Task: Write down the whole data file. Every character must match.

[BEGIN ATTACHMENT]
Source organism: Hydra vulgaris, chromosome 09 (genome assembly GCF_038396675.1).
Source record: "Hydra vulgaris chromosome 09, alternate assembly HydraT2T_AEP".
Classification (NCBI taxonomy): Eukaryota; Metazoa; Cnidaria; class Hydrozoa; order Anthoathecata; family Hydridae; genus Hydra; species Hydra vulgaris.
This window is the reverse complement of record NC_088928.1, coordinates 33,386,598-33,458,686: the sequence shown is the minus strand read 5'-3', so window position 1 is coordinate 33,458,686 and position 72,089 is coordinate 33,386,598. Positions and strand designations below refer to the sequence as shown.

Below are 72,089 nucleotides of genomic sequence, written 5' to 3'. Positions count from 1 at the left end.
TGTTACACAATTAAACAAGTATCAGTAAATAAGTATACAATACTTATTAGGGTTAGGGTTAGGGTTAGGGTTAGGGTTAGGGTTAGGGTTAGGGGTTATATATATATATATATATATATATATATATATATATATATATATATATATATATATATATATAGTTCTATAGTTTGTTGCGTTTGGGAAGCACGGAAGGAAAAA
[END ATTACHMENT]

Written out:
Source organism: Hydra vulgaris, chromosome 09 (genome assembly GCF_038396675.1).
Source record: "Hydra vulgaris chromosome 09, alternate assembly HydraT2T_AEP".
Classification (NCBI taxonomy): Eukaryota; Metazoa; Cnidaria; class Hydrozoa; order Anthoathecata; family Hydridae; genus Hydra; species Hydra vulgaris.
This window is the reverse complement of record NC_088928.1, coordinates 33,386,598-33,458,686: the sequence shown is the minus strand read 5'-3', so window position 1 is coordinate 33,458,686 and position 72,089 is coordinate 33,386,598. Positions and strand designations below refer to the sequence as shown.

Below are 72,089 nucleotides of genomic sequence, written 5' to 3'. Positions count from 1 at the left end.
TGTTACACAATTAAACAAGTATCAGTAAATAAGTATACAATACTTATTAGGGTTAGGGTTAGGGTTAGGGTTAGGGTTAGGGTTAGGGTTAGGGGTTATATATATATATATATATATATATATATATATATATATATATATATATATATATATATATATAGTTCTATAGTTTGTTGCGTTTGGGAAGCACGGAAGGAAAAA